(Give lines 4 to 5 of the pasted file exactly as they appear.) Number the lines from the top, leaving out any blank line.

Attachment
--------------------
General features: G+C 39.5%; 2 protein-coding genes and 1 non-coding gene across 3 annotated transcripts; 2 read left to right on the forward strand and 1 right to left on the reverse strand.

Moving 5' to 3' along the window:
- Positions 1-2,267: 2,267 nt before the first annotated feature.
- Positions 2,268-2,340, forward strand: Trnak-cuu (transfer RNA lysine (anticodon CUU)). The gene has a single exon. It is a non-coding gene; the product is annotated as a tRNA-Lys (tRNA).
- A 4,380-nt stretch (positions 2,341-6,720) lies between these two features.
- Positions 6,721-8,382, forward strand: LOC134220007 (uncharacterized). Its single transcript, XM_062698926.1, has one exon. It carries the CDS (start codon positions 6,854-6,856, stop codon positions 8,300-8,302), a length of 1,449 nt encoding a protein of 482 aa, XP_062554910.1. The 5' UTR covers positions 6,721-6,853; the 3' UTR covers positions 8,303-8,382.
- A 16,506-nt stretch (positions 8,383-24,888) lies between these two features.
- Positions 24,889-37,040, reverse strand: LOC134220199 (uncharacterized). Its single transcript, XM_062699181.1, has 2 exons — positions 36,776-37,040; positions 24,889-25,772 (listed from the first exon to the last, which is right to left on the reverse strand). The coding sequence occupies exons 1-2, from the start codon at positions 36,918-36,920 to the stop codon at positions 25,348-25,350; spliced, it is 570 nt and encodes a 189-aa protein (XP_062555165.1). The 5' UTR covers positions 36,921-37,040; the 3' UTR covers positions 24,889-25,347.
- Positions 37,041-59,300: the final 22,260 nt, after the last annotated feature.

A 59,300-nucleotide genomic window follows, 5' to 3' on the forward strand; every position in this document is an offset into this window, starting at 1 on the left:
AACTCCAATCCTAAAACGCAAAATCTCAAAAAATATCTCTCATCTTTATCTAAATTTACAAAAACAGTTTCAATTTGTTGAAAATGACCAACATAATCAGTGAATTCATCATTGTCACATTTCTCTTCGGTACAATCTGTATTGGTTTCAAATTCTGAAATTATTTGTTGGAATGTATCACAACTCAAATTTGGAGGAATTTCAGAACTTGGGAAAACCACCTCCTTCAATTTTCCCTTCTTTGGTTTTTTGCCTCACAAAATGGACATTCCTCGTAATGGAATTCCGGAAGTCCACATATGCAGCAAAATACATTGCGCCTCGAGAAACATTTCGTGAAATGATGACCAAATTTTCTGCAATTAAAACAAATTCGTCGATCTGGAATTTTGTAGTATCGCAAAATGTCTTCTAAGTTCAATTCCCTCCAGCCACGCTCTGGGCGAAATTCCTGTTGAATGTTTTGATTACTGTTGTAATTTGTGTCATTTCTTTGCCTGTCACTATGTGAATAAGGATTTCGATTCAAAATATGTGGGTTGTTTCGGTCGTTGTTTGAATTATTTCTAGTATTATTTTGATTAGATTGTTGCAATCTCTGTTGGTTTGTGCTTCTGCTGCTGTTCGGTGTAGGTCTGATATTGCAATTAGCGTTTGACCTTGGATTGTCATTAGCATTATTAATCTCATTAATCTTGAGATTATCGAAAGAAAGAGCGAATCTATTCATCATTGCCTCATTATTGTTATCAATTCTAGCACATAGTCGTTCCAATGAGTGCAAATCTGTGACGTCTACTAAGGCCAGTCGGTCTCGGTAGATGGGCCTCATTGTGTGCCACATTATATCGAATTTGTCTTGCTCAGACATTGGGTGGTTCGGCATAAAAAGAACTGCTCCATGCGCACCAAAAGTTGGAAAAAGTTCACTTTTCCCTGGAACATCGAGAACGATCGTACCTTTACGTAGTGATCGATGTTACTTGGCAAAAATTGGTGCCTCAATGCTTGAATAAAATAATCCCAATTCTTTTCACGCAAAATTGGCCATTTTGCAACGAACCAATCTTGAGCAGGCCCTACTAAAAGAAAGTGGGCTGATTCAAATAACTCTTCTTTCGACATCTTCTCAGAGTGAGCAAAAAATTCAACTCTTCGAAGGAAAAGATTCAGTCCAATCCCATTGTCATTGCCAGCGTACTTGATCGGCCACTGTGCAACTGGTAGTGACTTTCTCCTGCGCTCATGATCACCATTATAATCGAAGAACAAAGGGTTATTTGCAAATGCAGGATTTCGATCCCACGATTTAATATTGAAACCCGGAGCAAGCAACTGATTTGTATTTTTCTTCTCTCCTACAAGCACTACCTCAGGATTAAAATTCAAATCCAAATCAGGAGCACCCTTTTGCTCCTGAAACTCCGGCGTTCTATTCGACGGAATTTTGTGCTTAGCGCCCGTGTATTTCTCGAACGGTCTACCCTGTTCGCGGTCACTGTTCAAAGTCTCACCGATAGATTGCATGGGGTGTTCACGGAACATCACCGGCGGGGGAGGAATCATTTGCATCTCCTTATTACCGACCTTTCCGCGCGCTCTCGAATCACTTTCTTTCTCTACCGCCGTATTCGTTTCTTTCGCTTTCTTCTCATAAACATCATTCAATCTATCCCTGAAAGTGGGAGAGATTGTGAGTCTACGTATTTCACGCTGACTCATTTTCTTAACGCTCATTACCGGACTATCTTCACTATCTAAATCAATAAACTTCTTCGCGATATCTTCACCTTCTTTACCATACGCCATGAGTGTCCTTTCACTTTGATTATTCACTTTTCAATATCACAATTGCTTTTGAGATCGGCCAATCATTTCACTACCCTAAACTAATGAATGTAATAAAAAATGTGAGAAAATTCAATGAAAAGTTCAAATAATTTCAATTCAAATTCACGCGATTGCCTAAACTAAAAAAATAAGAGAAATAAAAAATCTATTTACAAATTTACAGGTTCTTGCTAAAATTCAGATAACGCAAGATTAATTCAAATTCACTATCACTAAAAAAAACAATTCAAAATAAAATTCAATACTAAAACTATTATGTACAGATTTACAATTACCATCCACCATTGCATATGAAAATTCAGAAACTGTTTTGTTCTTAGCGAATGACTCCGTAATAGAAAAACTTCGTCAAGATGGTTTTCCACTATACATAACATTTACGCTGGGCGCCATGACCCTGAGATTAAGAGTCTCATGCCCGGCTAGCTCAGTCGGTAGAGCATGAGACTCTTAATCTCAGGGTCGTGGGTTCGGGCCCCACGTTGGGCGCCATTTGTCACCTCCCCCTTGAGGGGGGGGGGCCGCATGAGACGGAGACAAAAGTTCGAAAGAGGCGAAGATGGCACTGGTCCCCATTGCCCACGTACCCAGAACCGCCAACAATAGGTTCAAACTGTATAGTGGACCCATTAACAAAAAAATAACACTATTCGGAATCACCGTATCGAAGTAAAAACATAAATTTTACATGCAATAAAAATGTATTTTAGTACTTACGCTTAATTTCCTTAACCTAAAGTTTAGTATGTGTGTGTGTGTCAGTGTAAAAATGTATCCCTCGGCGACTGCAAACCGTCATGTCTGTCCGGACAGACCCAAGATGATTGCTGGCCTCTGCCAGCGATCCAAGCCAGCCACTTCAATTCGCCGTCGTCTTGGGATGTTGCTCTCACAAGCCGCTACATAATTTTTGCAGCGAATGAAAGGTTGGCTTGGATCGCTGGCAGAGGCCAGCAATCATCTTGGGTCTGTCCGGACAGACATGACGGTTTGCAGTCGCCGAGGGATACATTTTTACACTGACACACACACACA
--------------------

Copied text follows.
- Positions 2,268-2,340, forward strand: Trnak-cuu (transfer RNA lysine (anticodon CUU)). The gene has a single exon. It is a non-coding gene; the product is annotated as a tRNA-Lys (tRNA).
- A 4,380-nt stretch (positions 2,341-6,720) lies between these two features.